Untouched by modern times, these tribal people find the might of P&O at their door

Ancient culture of India's Warlis threatened by mega-port. Ian Burrell reports
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P&O, one of Britain's biggest companies, is facing accusations from environmentalists that it is threatening the cultural survival of one of India's tribal peoples with plans for a massive port development on the sub-continents' west coast.

The Dahanu Warli tribe, who farm paddy fields in Maharashtra, remain unassimilated from the rest of India, keeping their own customs, religion and festivals. They live a simple life in huts made of wood, straw and cow dung. Unlike Hindus they eat beef, and unlike Muslims they eat pork.

Flower farms and tropical fruit orchards have given their homeland, Dahanu, a reputation as the "lungs of Bombay", and led to it being designated an ecologically fragile zone.

It is here P&O proposes to build a 29-berth port, capable of handling 250 million tonnes of cargo, about eight times as big as the port of Liverpool. The "mega-port" will include a passenger terminal and facilities for delivering oil, coal and cement.

P&O dropped its bombshell in February, when its Australian arm, P&O Ports, said a pounds 700m project to build a massive port to the south of the region was being moved to a more natural harbour at Vadhavan, inside the ecologically- sensitive zone. In spite of earlier official promises, the Maharashtra state officials enthusiastically welcomed the proposal.

P&O Ports said the pounds 200m phase one of the project, to be undertaken by a proposed new company, Vadhavan International Port, would involve the development of 2,700 metres of quayside, including a berth for bulk cargo, an oil berth and a passenger terminal.

Nergis Irani, of the Dahanu Taluka Environment Welfare Association, said: "If P&O get the go-ahead, it will bring about the industrialisation of the whole area and the Warli way of life will be lost." She claimed the proposal breached central government directives designed to protect Dahanu from developers.

P&O is preparing its feasibility report for the port project, which requires approval from the Indian ministry of environment and forests. The company has paid almost pounds 100,000 as security for its bid.

An international network of environmental groups, including The Body Shop, Friends of the Earth and Greenpeace, have taken an interest in the project. More extreme groups have talked of protest actions against P&O commercial cruise and ferry operations.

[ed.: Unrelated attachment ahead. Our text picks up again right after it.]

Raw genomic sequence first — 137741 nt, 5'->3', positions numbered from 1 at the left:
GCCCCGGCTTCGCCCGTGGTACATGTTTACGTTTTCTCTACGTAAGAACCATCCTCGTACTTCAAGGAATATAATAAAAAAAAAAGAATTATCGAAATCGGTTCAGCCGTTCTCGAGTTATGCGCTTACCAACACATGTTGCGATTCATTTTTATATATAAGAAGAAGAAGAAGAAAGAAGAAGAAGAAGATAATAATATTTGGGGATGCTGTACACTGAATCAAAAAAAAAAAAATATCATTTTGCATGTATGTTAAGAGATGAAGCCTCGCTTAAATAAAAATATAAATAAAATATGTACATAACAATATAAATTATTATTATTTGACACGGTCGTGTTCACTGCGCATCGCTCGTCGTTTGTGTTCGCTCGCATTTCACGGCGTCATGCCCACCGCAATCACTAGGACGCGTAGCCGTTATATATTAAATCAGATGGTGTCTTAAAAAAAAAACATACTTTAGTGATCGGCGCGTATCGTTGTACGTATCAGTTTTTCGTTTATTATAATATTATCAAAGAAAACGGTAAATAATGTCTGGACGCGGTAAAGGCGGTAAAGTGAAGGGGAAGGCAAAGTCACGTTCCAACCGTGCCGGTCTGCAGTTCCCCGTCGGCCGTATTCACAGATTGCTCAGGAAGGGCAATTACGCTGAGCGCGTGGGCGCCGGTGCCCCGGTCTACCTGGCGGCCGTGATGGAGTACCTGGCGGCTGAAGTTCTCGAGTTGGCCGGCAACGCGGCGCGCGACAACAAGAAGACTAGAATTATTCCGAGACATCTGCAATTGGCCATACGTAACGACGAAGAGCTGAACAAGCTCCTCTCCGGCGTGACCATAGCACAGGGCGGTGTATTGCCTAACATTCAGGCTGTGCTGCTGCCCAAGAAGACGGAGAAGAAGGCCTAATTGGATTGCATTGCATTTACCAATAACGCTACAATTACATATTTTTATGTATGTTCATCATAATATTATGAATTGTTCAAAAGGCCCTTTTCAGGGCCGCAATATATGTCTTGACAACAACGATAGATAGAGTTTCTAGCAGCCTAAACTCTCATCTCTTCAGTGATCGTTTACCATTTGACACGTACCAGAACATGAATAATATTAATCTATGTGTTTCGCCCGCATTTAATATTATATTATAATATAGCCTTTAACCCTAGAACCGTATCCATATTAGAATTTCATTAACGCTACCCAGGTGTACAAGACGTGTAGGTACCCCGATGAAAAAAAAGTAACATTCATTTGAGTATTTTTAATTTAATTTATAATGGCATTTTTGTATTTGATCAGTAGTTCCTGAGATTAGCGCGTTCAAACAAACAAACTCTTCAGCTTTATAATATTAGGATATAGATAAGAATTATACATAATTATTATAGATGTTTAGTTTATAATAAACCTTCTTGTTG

Richard Boehle, of Body Shop, said: "P&O will have to be very careful how they proceed with this project, or the plight of the Warli people could become as damaging to them as the struggle of the Ogoni people in Nigeria has become to Shell."

P&O, whose chairman is Lord Sterling of Plaistow, operates in 16 companies across five continents. It owns, or part owns, 53 ports, from Manila in the Philippines to Maputo in Mozambique.

Although P&O has worked in environmentally sensitive areas, like the Great Barrier Reef, where it manages a tourist centre, the Dahanu issue is a potential public relations disaster. Management has declined to comment publicly on criticism of the scheme, but company sources have defended their environmental record around the world and stress that it is working with local government officials to minimise any damage caused by the project.

In P&O literature, Lord Sterling writes: "We have a responsibility both as individuals and in our business activities to take into account the environmental impact of all that we do." Sources point out that the construction of the Vadhavan port may create 1,000 jobs and the project would open the whole region up to economic development.

The British have built in Dahanu before. But they lived apart from the Warli villages, where a rich tribal culture had evolved over many centuries. The Warlis developed their own form of painting on the insides of their huts, using a bamboo-stick as a brush and a paste made of tree gum, water and rice powder.

Dancing is central to Warli culture. Whole villages take part in a dance after the harvest to music from the sound of a tarpa, an instrument made from a dried pumpkin.

The 175,000 Dahanu Warlis, whose dark skin distinguishes them from other Indians, have lived for most of this century alongside Zoroastrian farmers who migrated to Dahanu after facing religious persecution in what is now Iran.

The Zoroastrians built wells and water pumps and helped to create fruit orchards.

Dahanu now has a yearly production of 50,000 tons of the chickoo tropical fruit, 70,000 tons of fish and 5 million coconuts. Every month it produces 8,500 railway wagons of vegetables. Campaigners claim there is zero unemployment and say an improved water supply could ensure the Warlis' self-sufficiency.

The threat to Dahanu first emerged a decade ago when the World Bank funded a project to set up a power station in the area to supply the urban sprawl of Bombay, 80 miles to the south.

The plan ran into a storm of protests from environmental campaigners who claimed it would pollute the region's last remaining green area.

A succession of court battles helped bring about the Dahanu Notification of 1991, in which the Indian ministry of environment declared the area "ecologically fragile" and banned changes in the pattern of land use or the transfer of tribal holdings. Environmentalists thought they had finally saved the region when the government identified Bordi, a Dahanu village, as the country's first "eco-tourist destination".